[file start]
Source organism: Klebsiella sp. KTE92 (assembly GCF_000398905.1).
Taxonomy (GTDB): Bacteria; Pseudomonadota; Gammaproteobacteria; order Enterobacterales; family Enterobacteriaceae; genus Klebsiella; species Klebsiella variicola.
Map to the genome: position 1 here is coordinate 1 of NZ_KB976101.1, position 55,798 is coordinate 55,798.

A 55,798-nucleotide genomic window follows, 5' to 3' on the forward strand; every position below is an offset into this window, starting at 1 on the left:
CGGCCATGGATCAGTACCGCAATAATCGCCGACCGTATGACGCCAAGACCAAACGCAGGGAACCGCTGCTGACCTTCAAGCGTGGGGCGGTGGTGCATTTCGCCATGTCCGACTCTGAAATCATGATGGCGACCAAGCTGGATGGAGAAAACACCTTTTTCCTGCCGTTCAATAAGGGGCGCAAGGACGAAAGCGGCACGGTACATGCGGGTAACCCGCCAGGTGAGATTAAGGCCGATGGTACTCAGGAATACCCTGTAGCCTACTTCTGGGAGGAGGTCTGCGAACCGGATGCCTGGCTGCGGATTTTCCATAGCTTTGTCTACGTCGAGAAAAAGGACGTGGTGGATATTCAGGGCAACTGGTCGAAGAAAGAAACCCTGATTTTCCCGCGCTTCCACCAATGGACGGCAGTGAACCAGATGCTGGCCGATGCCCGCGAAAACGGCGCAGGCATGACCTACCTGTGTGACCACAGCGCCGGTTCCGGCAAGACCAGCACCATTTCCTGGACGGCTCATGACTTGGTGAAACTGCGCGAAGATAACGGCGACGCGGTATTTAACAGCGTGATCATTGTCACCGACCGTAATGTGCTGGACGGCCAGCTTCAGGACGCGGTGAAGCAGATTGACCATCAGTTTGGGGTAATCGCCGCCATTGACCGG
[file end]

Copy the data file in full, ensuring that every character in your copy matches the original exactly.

Source organism: Klebsiella sp. KTE92 (assembly GCF_000398905.1).
Taxonomy (GTDB): Bacteria; Pseudomonadota; Gammaproteobacteria; order Enterobacterales; family Enterobacteriaceae; genus Klebsiella; species Klebsiella variicola.
Map to the genome: position 1 here is coordinate 1 of NZ_KB976101.1, position 55,798 is coordinate 55,798.

A 55,798-nucleotide genomic window follows, 5' to 3' on the forward strand; every position below is an offset into this window, starting at 1 on the left:
CGGCCATGGATCAGTACCGCAATAATCGCCGACCGTATGACGCCAAGACCAAACGCAGGGAACCGCTGCTGACCTTCAAGCGTGGGGCGGTGGTGCATTTCGCCATGTCCGACTCTGAAATCATGATGGCGACCAAGCTGGATGGAGAAAACACCTTTTTCCTGCCGTTCAATAAGGGGCGCAAGGACGAAAGCGGCACGGTACATGCGGGTAACCCGCCAGGTGAGATTAAGGCCGATGGTACTCAGGAATACCCTGTAGCCTACTTCTGGGAGGAGGTCTGCGAACCGGATGCCTGGCTGCGGATTTTCCATAGCTTTGTCTACGTCGAGAAAAAGGACGTGGTGGATATTCAGGGCAACTGGTCGAAGAAAGAAACCCTGATTTTCCCGCGCTTCCACCAATGGACGGCAGTGAACCAGATGCTGGCCGATGCCCGCGAAAACGGCGCAGGCATGACCTACCTGTGTGACCACAGCGCCGGTTCCGGCAAGACCAGCACCATTTCCTGGACGGCTCATGACTTGGTGAAACTGCGCGAAGATAACGGCGACGCGGTATTTAACAGCGTGATCATTGTCACCGACCGTAATGTGCTGGACGGCCAGCTTCAGGACGCGGTGAAGCAGATTGACCATCAGTTTGGGGTAATCGCCGCCATTGACCGG